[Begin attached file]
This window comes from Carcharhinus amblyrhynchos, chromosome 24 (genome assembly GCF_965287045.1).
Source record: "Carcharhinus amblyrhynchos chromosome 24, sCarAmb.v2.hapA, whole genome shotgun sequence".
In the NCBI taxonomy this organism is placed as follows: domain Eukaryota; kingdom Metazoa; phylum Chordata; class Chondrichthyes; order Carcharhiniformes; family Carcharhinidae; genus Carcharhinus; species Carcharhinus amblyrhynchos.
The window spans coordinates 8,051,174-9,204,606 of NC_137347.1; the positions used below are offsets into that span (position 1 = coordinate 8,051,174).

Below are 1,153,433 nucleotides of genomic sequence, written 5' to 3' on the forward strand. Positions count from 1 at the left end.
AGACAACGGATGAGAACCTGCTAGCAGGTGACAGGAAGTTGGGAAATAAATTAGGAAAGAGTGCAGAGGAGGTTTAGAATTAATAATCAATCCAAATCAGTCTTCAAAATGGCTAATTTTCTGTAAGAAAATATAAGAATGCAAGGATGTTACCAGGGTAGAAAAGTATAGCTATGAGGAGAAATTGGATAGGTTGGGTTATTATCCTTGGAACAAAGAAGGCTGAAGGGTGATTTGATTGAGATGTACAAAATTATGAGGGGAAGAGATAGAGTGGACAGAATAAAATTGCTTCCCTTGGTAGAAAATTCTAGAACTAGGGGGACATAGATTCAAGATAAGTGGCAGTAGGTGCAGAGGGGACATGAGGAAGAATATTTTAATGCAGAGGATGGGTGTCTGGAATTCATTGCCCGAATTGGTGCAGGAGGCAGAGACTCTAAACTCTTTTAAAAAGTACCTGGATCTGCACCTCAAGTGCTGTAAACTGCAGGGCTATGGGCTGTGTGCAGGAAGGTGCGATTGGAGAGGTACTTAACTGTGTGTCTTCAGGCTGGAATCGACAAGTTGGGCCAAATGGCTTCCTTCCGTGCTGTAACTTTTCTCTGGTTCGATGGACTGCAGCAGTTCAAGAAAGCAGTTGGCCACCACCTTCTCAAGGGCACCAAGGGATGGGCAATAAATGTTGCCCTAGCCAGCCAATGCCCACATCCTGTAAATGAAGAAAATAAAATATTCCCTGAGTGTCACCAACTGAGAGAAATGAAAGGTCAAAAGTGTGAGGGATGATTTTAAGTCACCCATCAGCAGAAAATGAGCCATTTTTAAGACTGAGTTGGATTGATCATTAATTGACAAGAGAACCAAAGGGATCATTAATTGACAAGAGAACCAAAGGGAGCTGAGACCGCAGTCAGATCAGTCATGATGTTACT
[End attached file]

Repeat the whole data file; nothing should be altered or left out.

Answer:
This window comes from Carcharhinus amblyrhynchos, chromosome 24 (genome assembly GCF_965287045.1).
Source record: "Carcharhinus amblyrhynchos chromosome 24, sCarAmb.v2.hapA, whole genome shotgun sequence".
In the NCBI taxonomy this organism is placed as follows: domain Eukaryota; kingdom Metazoa; phylum Chordata; class Chondrichthyes; order Carcharhiniformes; family Carcharhinidae; genus Carcharhinus; species Carcharhinus amblyrhynchos.
The window spans coordinates 8,051,174-9,204,606 of NC_137347.1; the positions used below are offsets into that span (position 1 = coordinate 8,051,174).

Below are 1,153,433 nucleotides of genomic sequence, written 5' to 3' on the forward strand. Positions count from 1 at the left end.
AGACAACGGATGAGAACCTGCTAGCAGGTGACAGGAAGTTGGGAAATAAATTAGGAAAGAGTGCAGAGGAGGTTTAGAATTAATAATCAATCCAAATCAGTCTTCAAAATGGCTAATTTTCTGTAAGAAAATATAAGAATGCAAGGATGTTACCAGGGTAGAAAAGTATAGCTATGAGGAGAAATTGGATAGGTTGGGTTATTATCCTTGGAACAAAGAAGGCTGAAGGGTGATTTGATTGAGATGTACAAAATTATGAGGGGAAGAGATAGAGTGGACAGAATAAAATTGCTTCCCTTGGTAGAAAATTCTAGAACTAGGGGGACATAGATTCAAGATAAGTGGCAGTAGGTGCAGAGGGGACATGAGGAAGAATATTTTAATGCAGAGGATGGGTGTCTGGAATTCATTGCCCGAATTGGTGCAGGAGGCAGAGACTCTAAACTCTTTTAAAAAGTACCTGGATCTGCACCTCAAGTGCTGTAAACTGCAGGGCTATGGGCTGTGTGCAGGAAGGTGCGATTGGAGAGGTACTTAACTGTGTGTCTTCAGGCTGGAATCGACAAGTTGGGCCAAATGGCTTCCTTCCGTGCTGTAACTTTTCTCTGGTTCGATGGACTGCAGCAGTTCAAGAAAGCAGTTGGCCACCACCTTCTCAAGGGCACCAAGGGATGGGCAATAAATGTTGCCCTAGCCAGCCAATGCCCACATCCTGTAAATGAAGAAAATAAAATATTCCCTGAGTGTCACCAACTGAGAGAAATGAAAGGTCAAAAGTGTGAGGGATGATTTTAAGTCACCCATCAGCAGAAAATGAGCCATTTTTAAGACTGAGTTGGATTGATCATTAATTGACAAGAGAACCAAAGGGATCATTAATTGACAAGAGAACCAAAGGGAGCTGAGACCGCAGTCAGATCAGTCATGATGTTACT